Wonder of Abruzzo – Bominaco’s Oratorio of San Pellegrino


The Oratorio of San Pellegrino in Bominaco next to the hillside pine-clad Romanesque church of Santa Maria Assunta is quite simply a beautiful wonder.  So many times I’ve had friends, both Italian & international, taking pot-shots at Abruzzo for its lack of artistic treasures, but this small oratory more than rivals anything I have seen in Tuscany et al pre Giotto in the C13th for capturing expressions in what is a largely Byzantine form in a Romanesque setting.


The original Abbey was founded by Charlemagne in the latter part of the C8th whilst he was in Abruzzo; he had an apparition in which a pilgrim begged him to honour the Syrian martyr, San Pellegrino, so he allotted lands on the site of a former pagan temple and charged local Benedictine monks to build what would become known as Bomenaco Monastery, supposedly the burial place for the Saint which is to the right of the altar.

San Pellegrino’s interior is small, just 8m rectangular which is divided into 4 bays with pointed arches set on pillars.  The most important parts of the liturgy performed by the monks in prayer and choir represent episodes of the Old & New Testament that includes The Passion of Christ; with a brightness of colour and palate and overriding feeling of harmonious symmetry, you do feel that you are in a house of celebration.  Perhaps this is due to conservation, and the subtle lighting created by the 2 rose windows.  There is a giant St Christopher on the entrance wall that you come in through, his monumental form is amazing compared to its contemporaries.  One does have to wonder who was the model for him, as his hips are far more feminine than the traditional flat-hipped males elsewhere in the room.

I loved the bottom frescos depicting the inferno on the left near the entrance, although the demon’s actual faces have mostly been obliterated, the graphic depiction of naked women literally feeding them with their full voluptuous breasts fully on display is very unusual for the time.  My favourite too was the astrological calendar to the left & right bays next to the altar, each embellished with a human representative, and including the phases of the moon to help the monks keep track of the right liturgy for a particular month & day; what a mash-up!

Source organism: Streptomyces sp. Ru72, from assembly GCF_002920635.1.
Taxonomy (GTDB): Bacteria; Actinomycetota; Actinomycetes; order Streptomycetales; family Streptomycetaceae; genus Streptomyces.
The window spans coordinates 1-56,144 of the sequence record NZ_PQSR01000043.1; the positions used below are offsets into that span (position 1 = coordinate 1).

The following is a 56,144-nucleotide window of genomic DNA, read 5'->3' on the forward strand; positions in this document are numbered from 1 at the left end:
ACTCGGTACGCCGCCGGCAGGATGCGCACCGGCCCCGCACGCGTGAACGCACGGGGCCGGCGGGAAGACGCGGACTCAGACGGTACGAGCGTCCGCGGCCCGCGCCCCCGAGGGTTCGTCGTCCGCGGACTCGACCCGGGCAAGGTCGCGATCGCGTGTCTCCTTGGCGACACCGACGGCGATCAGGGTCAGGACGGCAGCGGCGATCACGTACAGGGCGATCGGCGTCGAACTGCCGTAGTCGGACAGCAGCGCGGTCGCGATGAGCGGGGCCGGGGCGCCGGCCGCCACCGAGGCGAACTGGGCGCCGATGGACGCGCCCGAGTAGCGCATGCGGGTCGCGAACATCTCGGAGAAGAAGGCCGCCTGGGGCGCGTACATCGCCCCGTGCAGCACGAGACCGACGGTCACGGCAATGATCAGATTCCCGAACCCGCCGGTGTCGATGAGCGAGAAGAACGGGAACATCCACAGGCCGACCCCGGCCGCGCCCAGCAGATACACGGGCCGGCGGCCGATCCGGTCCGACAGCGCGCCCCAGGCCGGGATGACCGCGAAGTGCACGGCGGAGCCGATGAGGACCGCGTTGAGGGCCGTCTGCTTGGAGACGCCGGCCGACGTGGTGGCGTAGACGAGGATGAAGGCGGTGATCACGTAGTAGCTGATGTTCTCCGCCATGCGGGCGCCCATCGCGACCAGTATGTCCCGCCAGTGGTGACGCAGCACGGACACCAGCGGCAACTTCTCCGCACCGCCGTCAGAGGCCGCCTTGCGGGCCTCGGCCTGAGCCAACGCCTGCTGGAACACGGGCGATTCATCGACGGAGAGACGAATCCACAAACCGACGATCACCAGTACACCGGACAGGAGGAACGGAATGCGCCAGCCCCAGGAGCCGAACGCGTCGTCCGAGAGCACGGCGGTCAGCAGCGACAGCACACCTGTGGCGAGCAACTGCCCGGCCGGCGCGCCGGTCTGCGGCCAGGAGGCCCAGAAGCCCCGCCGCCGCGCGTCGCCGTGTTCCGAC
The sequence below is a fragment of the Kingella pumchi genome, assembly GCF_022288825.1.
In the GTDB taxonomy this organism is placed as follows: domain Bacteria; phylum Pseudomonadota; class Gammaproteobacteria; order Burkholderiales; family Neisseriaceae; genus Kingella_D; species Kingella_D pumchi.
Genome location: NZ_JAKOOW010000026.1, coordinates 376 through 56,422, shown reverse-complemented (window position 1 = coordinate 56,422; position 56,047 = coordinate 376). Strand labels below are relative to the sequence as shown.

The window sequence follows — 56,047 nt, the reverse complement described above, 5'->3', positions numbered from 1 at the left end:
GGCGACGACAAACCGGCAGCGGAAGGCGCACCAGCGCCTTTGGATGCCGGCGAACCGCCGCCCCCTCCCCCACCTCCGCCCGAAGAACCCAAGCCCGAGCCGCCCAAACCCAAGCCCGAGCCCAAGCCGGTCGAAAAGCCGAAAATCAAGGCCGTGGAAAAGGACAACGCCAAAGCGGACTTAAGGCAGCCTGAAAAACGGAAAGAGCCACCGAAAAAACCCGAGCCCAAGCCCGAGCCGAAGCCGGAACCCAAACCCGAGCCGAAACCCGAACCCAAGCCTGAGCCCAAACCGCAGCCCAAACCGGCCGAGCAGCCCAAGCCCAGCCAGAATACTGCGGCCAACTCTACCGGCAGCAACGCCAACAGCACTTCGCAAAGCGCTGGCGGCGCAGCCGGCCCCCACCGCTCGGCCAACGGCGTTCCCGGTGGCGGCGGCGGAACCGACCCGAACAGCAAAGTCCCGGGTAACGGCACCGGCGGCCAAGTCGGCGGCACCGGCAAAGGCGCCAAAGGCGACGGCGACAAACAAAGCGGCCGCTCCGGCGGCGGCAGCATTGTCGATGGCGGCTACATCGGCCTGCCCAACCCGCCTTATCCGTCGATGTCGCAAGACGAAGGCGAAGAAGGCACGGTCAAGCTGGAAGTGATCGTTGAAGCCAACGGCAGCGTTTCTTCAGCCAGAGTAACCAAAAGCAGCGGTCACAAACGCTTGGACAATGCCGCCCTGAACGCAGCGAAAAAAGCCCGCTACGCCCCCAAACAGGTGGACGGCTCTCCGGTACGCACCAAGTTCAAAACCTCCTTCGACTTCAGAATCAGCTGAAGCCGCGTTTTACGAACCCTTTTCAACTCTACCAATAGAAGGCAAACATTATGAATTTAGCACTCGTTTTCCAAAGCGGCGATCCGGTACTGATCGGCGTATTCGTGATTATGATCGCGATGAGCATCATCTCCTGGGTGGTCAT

Next door, started in 1001, is the Church of Santa Maria Assunta.  Divided into 3 aisles by seven arches you can see why this is such a popular church still today to get married and have your first communion etc in – there is even details on how to hire it in English outside for anyone wanting to get back to their roots so to speak!  For those that like natural soft lighting this Church will definitely appeal; the light here is diffused, and it is no wonder that it’s loved by romantics.  When we visited the choir were practicing their motets which did make it more special to wander round in and take a look at its remaining frescos (different style & age than the oratorio), and the pulpit relief sculptures that were particularly good.

Also worth taking a  few photographs is the tracery around the windows of the triple apse externally, wonderful.  If you aren’t into churches then go for the view, there is a great valley & hill landscape vista out towards Sulmona that is worth walking up the hill for.

You will need to get the key-holder to let you into these; again there is printed information in English giving the contact number, if you don’t have a mobile phone with you there is a bar at the bottom of the hill that you can ask in.  You will be expected to pay the €2 for lighting the oratory and to give a small gratuity.

Public Transport – It’s possible to catch a bus from L’Aquila to this village, a 30 km ride.

Photos by Pete Austin

 

 

 

Sam Dunham
Author: Sam Dunham

Sam is a very lucky midlife 'mamma' to A who is 12 and juggles her work as a self-employed freelance SEO food and travel copywriter and EFL teacher. She is the founder of the Life In Abruzzo Cultural Association, co-founder of Let's Blog Abruzzo. she is the founder of the 'English in the Woods' initiative, teaching English outdoors in a forest style school.


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